The neural substrates of action identification

Abigail A. Marsh, Megan N. Kozak, Daniel M. Wegner, Marguerite E. Reid, Henry H. Yu, R. J.R. Blair

Research output: Contribution to journalArticlepeer-review

39 Scopus citations


Mentalization is the process by which an observer views a target as possessing higher cognitive faculties such as goals, intentions and desires. Mentalization can be assessed using action identification paradigms, in which observers choose mentalistic (goals-focused) or mechanistic (action-focused) descriptions of targets' actions. Neural structures that play key roles in inferring goals and intentions from others' observed or imagined actions include temporo-parietal junction, ventral premotor cortex and extrastriate body area. We hypothesized that these regions play a role in action identification as well. Data collected using functional magnetic resonance imaging (fMRI) confirmed our predictions that activity in ventral premotor cortex and middle temporal gyrus near the extrastriate body area varies both as a function of the valence of the target and the extent to which actions are identified as goal-directed. In addition, the inferior parietal lobule is preferentially engaged when participants identify the actions of mentalized targets. Functional connectivity analyses suggest support from other regions, including the medial prefrontal cortex and amygdala, during mentalization. We found correlations between action identification and Autism Quotient scores, suggesting that understanding the neural correlates of action identification may enhance our understanding of the underpinnings of essential social cognitive processes. Published by Oxford University Press 2010.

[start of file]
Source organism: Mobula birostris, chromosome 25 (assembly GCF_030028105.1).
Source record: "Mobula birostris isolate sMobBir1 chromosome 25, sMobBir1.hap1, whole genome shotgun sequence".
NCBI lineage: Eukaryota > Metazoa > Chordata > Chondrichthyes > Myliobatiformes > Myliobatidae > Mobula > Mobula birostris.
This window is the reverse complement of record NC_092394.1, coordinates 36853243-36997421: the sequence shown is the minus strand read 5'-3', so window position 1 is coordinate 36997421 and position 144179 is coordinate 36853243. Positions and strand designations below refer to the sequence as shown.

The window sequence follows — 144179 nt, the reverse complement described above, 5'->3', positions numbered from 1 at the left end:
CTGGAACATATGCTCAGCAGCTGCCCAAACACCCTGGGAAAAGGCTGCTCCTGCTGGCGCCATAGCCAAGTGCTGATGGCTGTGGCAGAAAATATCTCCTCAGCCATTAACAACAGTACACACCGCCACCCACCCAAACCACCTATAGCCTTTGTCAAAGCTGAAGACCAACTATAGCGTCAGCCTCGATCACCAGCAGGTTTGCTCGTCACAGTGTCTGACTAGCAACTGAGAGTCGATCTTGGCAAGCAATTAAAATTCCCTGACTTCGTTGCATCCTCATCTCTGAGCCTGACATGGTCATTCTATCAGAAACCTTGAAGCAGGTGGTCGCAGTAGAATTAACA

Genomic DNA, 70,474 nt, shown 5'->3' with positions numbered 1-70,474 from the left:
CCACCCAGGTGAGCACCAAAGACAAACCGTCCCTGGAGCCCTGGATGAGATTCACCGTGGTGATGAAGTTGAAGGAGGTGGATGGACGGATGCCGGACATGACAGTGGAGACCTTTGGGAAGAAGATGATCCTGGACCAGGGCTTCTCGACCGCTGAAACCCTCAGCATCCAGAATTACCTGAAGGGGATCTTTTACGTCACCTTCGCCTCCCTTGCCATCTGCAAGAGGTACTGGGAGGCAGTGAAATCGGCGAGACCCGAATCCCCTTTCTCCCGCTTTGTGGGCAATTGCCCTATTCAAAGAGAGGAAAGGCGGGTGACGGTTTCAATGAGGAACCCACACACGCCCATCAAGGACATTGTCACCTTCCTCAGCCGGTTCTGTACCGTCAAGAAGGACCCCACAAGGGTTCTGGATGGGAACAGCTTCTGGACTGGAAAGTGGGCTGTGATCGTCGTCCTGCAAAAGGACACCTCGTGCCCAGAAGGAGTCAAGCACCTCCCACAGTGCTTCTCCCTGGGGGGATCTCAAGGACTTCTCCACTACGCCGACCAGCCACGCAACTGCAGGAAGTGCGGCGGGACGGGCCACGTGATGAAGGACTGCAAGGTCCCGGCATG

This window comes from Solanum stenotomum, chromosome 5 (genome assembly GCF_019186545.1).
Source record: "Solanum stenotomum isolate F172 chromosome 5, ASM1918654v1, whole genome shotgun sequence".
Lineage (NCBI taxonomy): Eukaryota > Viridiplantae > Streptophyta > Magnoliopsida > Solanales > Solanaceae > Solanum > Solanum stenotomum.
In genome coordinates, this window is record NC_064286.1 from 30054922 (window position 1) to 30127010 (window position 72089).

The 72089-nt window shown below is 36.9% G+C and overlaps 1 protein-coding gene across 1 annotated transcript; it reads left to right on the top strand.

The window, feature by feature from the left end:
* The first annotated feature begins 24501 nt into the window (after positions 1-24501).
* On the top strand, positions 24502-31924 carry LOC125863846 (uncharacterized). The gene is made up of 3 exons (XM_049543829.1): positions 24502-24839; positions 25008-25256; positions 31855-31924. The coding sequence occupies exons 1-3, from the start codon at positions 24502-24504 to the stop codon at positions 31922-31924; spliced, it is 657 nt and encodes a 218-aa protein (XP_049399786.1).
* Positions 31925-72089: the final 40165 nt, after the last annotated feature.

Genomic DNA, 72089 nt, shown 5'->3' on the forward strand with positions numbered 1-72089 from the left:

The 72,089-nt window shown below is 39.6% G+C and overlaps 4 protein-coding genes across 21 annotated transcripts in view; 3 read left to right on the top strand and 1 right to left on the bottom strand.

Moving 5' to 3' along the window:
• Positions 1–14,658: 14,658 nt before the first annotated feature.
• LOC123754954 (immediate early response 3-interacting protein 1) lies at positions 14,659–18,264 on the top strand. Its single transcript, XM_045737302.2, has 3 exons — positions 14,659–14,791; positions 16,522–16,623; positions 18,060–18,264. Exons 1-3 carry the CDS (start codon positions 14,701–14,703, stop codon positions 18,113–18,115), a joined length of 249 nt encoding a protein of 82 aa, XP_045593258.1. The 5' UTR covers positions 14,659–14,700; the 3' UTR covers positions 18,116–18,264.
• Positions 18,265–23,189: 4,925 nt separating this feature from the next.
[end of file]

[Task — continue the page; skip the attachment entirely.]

Original languageEnglish (US)
Article numbernsq004
Pages (from-to)392-403
Number of pages12
JournalSocial cognitive and affective neuroscience
Issue number4
StatePublished - Dec 2010
Externally publishedYes


  • Action identification
  • Amygdale
  • Extrastriate body area
  • Mentalize
  • Ventral premotor cortex
  • fMRI

ASJC Scopus subject areas

  • Experimental and Cognitive Psychology
  • Cognitive Neuroscience


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